Genocide convict: Telling the truth has set me free

Elysée Uzabakiriho says he had become savage in 1994, when he mercilessly killed neighbours he had lived side by side since he was born.

This was during the 1994 Genocide against the Tutsi, and he says he spared no one in his neighbourhood in the present-day Mareba Sector in Bugesera District.

Nearly 25 years since he committed the crime, Uzabukiriho, who is now 53, says he has not been able to have a good night’s sleep ever since he was put into custody in 1996.

He went through a trial process and is now serving life sentence from Bugesera Prison, commonly known as Rilima.

“I have spent years reflecting on the crimes I committed, people I killed and the families whose loved ones I killed; I simply have been unsettled for all these years,” said Uzabukiriho, who on Thursday reached out to families of those he killed to atone for the crimes he committed.

He said that he committed the crime together with one Denis Rusanganwa, who was his neighbour in Rugarama Cell, Mareba Sector of the same district. Rusanganwa was also present at the event on Thursday.

Uzabukiriho also says he has not been honest with his own family, because he had all along told them that his conviction was a witch hunt and made them to believe that he was an innocent man condemned for crimes he never committed.

“I realised it was necessary to tell the truth about my crimes, to shed light on the reason of my imprisonment and to let the people whose loved ones I killed know the truth about the wrongs I did against them, and tell my family that I was not imprisoned unjustly as I have always told them, but rather for the crimes I committed,” Uzabukiriho said during an event at which over 100 convicts sought forgiveness from families of Genocide victims.

Uzabakiriho also said he killed a man called John Sindayigaya who was a brother to Stéphanie Ukubereyimfura (who attended the event), and also murdered Yasina Uzarama’s daughter called Louise Niyonsaba, crimes for which he also asked for forgiveness.

He also sought forgiveness for the five children belonging to a one Innocent Bigora whom he killed during the Genocide.

Ukubereyimfura, whose brother was killed by Uzabukiriho, said that she studied primary school with him, testifying that he was known to espouse genocide ideology even during their time in school.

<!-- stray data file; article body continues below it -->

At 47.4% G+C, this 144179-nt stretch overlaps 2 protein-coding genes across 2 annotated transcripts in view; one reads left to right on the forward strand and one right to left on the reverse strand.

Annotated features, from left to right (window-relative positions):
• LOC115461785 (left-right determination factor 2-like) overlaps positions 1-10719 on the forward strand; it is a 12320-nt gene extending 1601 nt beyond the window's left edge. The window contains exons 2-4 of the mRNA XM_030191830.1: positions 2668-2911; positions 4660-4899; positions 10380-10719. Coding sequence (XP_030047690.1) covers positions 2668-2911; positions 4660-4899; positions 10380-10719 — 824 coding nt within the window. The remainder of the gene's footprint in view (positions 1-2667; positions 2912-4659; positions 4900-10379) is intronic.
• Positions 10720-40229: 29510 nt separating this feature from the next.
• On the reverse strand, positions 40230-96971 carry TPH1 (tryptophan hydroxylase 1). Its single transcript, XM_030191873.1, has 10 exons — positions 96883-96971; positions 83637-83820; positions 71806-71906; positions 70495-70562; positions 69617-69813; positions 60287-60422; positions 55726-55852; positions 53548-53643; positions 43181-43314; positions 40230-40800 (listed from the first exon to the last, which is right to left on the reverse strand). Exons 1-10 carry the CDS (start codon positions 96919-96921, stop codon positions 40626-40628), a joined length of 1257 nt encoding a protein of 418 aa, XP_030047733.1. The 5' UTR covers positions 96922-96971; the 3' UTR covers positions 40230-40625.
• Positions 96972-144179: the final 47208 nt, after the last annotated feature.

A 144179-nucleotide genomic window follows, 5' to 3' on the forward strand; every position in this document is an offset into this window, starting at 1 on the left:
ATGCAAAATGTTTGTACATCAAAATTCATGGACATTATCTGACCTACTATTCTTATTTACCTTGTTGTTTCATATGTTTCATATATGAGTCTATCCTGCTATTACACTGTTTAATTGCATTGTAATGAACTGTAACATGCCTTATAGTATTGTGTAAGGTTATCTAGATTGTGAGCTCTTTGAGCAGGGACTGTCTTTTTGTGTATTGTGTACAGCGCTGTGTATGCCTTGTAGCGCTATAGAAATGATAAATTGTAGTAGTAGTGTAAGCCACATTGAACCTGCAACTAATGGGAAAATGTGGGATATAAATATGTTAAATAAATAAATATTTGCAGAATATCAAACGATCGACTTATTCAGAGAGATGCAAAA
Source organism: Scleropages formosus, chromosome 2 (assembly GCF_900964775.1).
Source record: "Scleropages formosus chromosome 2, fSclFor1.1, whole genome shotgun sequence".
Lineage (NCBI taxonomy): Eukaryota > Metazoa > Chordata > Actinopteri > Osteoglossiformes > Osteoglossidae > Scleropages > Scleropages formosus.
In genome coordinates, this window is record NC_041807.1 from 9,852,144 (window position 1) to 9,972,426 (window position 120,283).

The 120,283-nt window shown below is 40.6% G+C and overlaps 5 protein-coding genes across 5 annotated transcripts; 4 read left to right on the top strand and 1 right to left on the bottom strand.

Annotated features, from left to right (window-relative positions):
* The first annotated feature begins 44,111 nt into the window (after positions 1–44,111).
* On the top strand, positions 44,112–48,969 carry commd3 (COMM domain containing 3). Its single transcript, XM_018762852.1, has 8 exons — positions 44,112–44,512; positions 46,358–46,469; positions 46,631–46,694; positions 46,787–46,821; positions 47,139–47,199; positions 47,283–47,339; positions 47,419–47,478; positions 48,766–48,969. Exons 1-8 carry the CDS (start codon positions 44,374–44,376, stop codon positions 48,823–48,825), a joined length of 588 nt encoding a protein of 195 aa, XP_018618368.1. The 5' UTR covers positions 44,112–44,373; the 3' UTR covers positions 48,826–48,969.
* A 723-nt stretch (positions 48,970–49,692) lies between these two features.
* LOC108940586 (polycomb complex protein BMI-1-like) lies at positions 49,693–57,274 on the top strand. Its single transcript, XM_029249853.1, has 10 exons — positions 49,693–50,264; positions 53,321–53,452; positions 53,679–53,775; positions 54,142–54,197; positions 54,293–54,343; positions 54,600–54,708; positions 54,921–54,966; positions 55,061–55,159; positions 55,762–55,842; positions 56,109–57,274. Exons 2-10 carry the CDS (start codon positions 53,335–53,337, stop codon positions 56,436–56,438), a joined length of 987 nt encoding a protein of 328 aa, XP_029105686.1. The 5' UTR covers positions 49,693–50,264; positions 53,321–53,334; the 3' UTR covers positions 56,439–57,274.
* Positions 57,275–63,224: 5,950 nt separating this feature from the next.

“He killed my brother a terrible death. But, I pardon him because he has finally come forward and sought forgiveness,” she said.  

Denis Rusanganwa, another Genocide convict, also said he asks pardon for killing the five children mentioned above, whom he said he killed together with Uzabakiriho.

“I greatly strayed from the Rwandan values by committing the genocide. I seek forgiveness from my family for the shame I brought them; up to now, I am sure they carry that shame everywhere they go, because of my deeds,” he said.

He said that he was now finally a free man after he overcame his inner fears to reach out to those he hurt, which he said will help him to leave peacefully in the remaining years of his life.

“I did not tell the truth to my family about the cause of my imprisonment, which led to acrimony between them and our neighbours who are survivors because my family thought they had set me up for imprisonment over crimes I didn’t commit,” he said.

Saverine Kitegetse forgave the two men for killing her brother’s children.

The act to seek forgiveness and for the wronged to forgive is an initiative by different partners but championed by a local non-governmental organization, Prison Fellowship International.

The Executive Director of Prison Fellowship International, Déo Gashagaza, said that asking for forgiveness and granting it does not mean that Rwandans are encouraged to forget what happened, rather, this eases the journey to build new cohesive society with a vision for a better future.

“It does not mean that we forget the crime that was committed, rather, it provides us with more strength which prevents us from repeating those crimes, rather continue the journey to make Rwandans live in harmony and promote their values of unity and peace and love,” he said.

The Executive Secretary of the National Unity and Reconciliation Commission, Fidèle Ndayisaba, said that the confession and the effort to free the conscience through telling the truth about the Genocide, fosters unity and reconciliation.

This, he said, gives the convicts an opportunity to bequeath to children a better and more hopeful country.

More efforts needed

According to information from Rwanda Correctional Services (RCS), only up to 15 per cent of Genocide convicts have passed through the programme, a situation that requires more efforts for the remaining inmates to embrace such a reconciliatory path.

There is an estimated 28,600 Genocide prisoners in Rwanda currently.

RCS Commissioner in charge of Correction, Jean Bosco Kabanda, said that the number of Genocide prisoners who have repented and reconciled with survivors is still small, but added that the move is commendable.

He implored family members of the convicted Genocide perpetrators to make an effort to find the truth about their relatives who are in jail and challenge them to come clean on their crimes, saying that this would help the country move forward.

editorial@newtimes.co.rw

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